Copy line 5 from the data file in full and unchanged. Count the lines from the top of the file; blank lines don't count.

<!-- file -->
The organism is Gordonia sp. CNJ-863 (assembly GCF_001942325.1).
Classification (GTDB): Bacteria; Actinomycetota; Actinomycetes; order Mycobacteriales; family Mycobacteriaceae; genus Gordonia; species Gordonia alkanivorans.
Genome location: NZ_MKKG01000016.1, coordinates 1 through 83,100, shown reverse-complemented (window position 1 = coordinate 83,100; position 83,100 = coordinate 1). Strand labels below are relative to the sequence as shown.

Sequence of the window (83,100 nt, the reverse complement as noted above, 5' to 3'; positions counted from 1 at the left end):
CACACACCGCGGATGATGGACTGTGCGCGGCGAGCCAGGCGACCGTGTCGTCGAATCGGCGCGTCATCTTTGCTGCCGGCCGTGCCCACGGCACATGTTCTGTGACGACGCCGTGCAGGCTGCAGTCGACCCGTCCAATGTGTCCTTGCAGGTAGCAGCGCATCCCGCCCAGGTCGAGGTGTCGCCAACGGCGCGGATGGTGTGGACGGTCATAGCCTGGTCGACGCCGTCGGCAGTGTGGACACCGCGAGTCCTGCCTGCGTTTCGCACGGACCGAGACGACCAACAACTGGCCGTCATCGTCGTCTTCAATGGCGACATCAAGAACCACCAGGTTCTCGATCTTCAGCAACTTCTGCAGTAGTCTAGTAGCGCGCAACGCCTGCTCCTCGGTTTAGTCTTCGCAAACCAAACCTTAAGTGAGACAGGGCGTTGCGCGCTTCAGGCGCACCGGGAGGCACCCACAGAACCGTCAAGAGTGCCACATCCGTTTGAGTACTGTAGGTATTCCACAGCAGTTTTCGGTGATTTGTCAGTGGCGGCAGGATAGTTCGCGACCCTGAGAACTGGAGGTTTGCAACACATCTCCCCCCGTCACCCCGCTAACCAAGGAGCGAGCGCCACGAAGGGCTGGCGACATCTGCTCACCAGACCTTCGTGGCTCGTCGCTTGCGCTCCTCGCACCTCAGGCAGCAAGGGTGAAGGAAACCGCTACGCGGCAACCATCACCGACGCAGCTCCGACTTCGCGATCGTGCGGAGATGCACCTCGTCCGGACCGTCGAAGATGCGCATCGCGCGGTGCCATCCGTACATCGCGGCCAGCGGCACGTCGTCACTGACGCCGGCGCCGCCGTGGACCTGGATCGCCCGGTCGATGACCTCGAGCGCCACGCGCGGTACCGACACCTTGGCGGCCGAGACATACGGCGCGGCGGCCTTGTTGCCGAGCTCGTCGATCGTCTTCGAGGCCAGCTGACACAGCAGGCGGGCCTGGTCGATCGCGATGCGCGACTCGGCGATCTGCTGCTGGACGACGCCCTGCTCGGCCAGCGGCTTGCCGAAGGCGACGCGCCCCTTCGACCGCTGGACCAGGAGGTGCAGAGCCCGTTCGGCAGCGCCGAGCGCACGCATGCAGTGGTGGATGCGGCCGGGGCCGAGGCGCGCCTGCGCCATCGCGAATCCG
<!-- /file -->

CACACACCGCGGATGATGGACTGTGCGCGGCGAGCCAGGCGACCGTGTCGTCGAATCGGCGCGTCATCTTTGCTGCCGGCCGTGCCCACGGCACATGTTCTGTGACGACGCCGTGCAGGCTGCAGTCGACCCGTCCAATGTGTCCTTGCAGGTAGCAGCGCATCCCGCCCAGGTCGAGGTGTCGCCAACGGCGCGGATGGTGTGGACGGTCATAGCCTGGTCGACGCCGTCGGCAGTGTGGACACCGCGAGTCCTGCCTGCGTTTCGCACGGACCGAGACGACCAACAACTGGCCGTCATCGTCGTCTTCAATGGCGACATCAAGAACCACCAGGTTCTCGATCTTCAGCAACTTCTGCAGTAGTCTAGTAGCGCGCAACGCCTGCTCCTCGGTTTAGTCTTCGCAAACCAAACCTTAAGTGAGACAGGGCGTTGCGCGCTTCAGGCGCACCGGGAGGCACCCACAGAACCGTCAAGAGTGCCACATCCGTTTGAGTACTGTAGGTATTCCACAGCAGTTTTCGGTGATTTGTCAGTGGCGGCAGGATAGTTCGCGACCCTGAGAACTGGAGGTTTGCAACACATCTCCCCCCGTCACCCCGCTAACCAAGGAGCGAGCGCCACGAAGGGCTGGCGACATCTGCTCACCAGACCTTCGTGGCTCGTCGCTTGCGCTCCTCGCACCTCAGGCAGCAAGGGTGAAGGAAACCGCTACGCGGCAACCATCACCGACGCAGCTCCGACTTCGCGATCGTGCGGAGATGCACCTCGTCCGGACCGTCGAAGATGCGCATCGCGCGGTGCCATCCGTACATCGCGGCCAGCGGCACGTCGTCACTGACGCCGGCGCCGCCGTGGACCTGGATCGCCCGGTCGATGACCTCGAGCGCCACGCGCGGTACCGACACCTTGGCGGCCGAGACATACGGCGCGGCGGCCTTGTTGCCGAGCTCGTCGATCGTCTTCGAGGCCAGCTGACACAGCAGGCGGGCCTGGTCGATCGCGATGCGCGACTCGGCGATCTGCTGCTGGACGACGCCCTGCTCGGCCAGCGGCTTGCCGAAGGCGACGCGCCCCTTCGACCGCTGGACCAGGAGGTGCAGAGCCCGTTCGGCAGCGCCGAGCGCACGCATGCAGTGGTGGATGCGGCCGGGGCCGAGGCGCGCCTGCGCCATCGCGAATCCG